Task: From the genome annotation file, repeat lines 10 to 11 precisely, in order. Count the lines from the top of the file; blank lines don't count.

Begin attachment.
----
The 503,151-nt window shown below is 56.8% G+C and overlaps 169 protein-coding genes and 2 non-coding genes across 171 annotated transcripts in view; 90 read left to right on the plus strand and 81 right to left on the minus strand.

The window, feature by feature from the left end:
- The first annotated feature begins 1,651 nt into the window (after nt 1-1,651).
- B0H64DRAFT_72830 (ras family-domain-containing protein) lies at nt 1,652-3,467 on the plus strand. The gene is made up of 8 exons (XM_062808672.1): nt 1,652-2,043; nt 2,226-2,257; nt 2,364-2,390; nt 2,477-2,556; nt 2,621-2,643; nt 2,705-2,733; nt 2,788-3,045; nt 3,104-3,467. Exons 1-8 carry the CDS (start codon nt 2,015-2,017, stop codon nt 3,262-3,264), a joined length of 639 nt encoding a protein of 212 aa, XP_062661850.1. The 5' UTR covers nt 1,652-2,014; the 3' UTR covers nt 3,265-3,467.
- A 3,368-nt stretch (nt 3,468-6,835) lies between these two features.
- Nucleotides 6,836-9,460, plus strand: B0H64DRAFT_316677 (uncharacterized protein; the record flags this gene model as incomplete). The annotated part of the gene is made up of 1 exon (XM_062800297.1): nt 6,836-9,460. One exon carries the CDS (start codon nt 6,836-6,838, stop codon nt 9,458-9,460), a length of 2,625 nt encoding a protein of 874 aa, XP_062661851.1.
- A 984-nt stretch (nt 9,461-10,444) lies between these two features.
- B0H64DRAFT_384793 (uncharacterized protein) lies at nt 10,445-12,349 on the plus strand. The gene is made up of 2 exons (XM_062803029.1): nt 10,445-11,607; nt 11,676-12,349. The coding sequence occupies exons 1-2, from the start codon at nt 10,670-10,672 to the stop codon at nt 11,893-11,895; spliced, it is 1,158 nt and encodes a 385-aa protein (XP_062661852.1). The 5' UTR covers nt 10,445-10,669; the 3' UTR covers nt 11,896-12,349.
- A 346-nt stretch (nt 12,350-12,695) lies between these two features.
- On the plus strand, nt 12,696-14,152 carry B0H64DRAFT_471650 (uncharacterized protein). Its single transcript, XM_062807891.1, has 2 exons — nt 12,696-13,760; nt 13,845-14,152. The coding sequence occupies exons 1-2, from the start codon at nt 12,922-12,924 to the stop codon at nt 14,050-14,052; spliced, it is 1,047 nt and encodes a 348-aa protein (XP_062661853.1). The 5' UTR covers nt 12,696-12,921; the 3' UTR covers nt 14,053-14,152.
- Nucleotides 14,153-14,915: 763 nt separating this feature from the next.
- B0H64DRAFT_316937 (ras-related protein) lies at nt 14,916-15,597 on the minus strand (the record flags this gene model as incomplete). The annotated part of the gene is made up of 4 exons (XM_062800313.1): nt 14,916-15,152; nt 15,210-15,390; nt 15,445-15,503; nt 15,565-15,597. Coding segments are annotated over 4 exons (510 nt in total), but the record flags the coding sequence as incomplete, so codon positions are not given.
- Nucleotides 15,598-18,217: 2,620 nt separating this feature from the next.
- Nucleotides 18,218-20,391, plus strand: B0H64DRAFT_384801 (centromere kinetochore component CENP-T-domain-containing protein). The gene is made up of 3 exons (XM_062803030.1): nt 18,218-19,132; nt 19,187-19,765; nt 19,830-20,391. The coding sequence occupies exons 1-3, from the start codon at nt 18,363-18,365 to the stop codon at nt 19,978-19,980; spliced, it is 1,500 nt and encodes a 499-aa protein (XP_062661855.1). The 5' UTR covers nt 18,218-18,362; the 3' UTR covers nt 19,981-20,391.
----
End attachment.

- On the plus strand, nt 12,696-14,152 carry B0H64DRAFT_471650 (uncharacterized protein). Its single transcript, XM_062807891.1, has 2 exons — nt 12,696-13,760; nt 13,845-14,152. The coding sequence occupies exons 1-2, from the start codon at nt 12,922-12,924 to the stop codon at nt 14,050-14,052; spliced, it is 1,047 nt and encodes a 348-aa protein (XP_062661853.1). The 5' UTR covers nt 12,696-12,921; the 3' UTR covers nt 14,053-14,152.
- Nucleotides 14,153-14,915: 763 nt separating this feature from the next.